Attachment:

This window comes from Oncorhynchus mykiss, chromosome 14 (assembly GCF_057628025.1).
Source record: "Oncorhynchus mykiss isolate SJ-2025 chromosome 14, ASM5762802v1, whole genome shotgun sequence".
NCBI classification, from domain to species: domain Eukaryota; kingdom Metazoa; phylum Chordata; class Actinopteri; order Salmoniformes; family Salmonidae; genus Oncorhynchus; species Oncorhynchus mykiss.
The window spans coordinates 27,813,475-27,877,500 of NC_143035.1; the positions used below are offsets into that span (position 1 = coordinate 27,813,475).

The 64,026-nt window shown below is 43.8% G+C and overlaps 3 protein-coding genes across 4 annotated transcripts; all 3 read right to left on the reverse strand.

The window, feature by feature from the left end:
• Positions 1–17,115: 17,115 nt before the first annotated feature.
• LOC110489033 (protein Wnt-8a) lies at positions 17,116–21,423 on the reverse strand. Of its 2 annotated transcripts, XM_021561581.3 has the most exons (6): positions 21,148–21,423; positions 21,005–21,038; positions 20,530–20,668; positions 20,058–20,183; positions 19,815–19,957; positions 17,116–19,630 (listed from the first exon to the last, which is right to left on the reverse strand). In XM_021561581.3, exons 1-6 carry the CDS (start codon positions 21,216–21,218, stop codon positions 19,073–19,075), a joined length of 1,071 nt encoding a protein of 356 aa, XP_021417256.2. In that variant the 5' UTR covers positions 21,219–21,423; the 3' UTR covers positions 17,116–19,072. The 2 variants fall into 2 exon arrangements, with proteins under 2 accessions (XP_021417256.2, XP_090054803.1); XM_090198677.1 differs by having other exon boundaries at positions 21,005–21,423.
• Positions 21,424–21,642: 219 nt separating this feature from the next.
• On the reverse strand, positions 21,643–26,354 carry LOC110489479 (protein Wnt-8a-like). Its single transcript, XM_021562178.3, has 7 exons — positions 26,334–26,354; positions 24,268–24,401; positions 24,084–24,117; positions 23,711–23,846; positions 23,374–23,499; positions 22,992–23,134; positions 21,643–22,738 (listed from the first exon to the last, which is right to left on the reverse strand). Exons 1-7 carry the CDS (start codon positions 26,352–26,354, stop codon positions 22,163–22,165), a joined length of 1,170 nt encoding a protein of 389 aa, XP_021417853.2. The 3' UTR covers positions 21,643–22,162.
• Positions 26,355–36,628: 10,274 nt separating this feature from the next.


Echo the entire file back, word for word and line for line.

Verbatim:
This window comes from Oncorhynchus mykiss, chromosome 14 (assembly GCF_057628025.1).
Source record: "Oncorhynchus mykiss isolate SJ-2025 chromosome 14, ASM5762802v1, whole genome shotgun sequence".
NCBI classification, from domain to species: domain Eukaryota; kingdom Metazoa; phylum Chordata; class Actinopteri; order Salmoniformes; family Salmonidae; genus Oncorhynchus; species Oncorhynchus mykiss.
The window spans coordinates 27,813,475-27,877,500 of NC_143035.1; the positions used below are offsets into that span (position 1 = coordinate 27,813,475).

The 64,026-nt window shown below is 43.8% G+C and overlaps 3 protein-coding genes across 4 annotated transcripts; all 3 read right to left on the reverse strand.

The window, feature by feature from the left end:
• Positions 1–17,115: 17,115 nt before the first annotated feature.
• LOC110489033 (protein Wnt-8a) lies at positions 17,116–21,423 on the reverse strand. Of its 2 annotated transcripts, XM_021561581.3 has the most exons (6): positions 21,148–21,423; positions 21,005–21,038; positions 20,530–20,668; positions 20,058–20,183; positions 19,815–19,957; positions 17,116–19,630 (listed from the first exon to the last, which is right to left on the reverse strand). In XM_021561581.3, exons 1-6 carry the CDS (start codon positions 21,216–21,218, stop codon positions 19,073–19,075), a joined length of 1,071 nt encoding a protein of 356 aa, XP_021417256.2. In that variant the 5' UTR covers positions 21,219–21,423; the 3' UTR covers positions 17,116–19,072. The 2 variants fall into 2 exon arrangements, with proteins under 2 accessions (XP_021417256.2, XP_090054803.1); XM_090198677.1 differs by having other exon boundaries at positions 21,005–21,423.
• Positions 21,424–21,642: 219 nt separating this feature from the next.
• On the reverse strand, positions 21,643–26,354 carry LOC110489479 (protein Wnt-8a-like). Its single transcript, XM_021562178.3, has 7 exons — positions 26,334–26,354; positions 24,268–24,401; positions 24,084–24,117; positions 23,711–23,846; positions 23,374–23,499; positions 22,992–23,134; positions 21,643–22,738 (listed from the first exon to the last, which is right to left on the reverse strand). Exons 1-7 carry the CDS (start codon positions 26,352–26,354, stop codon positions 22,163–22,165), a joined length of 1,170 nt encoding a protein of 389 aa, XP_021417853.2. The 3' UTR covers positions 21,643–22,162.
• Positions 26,355–36,628: 10,274 nt separating this feature from the next.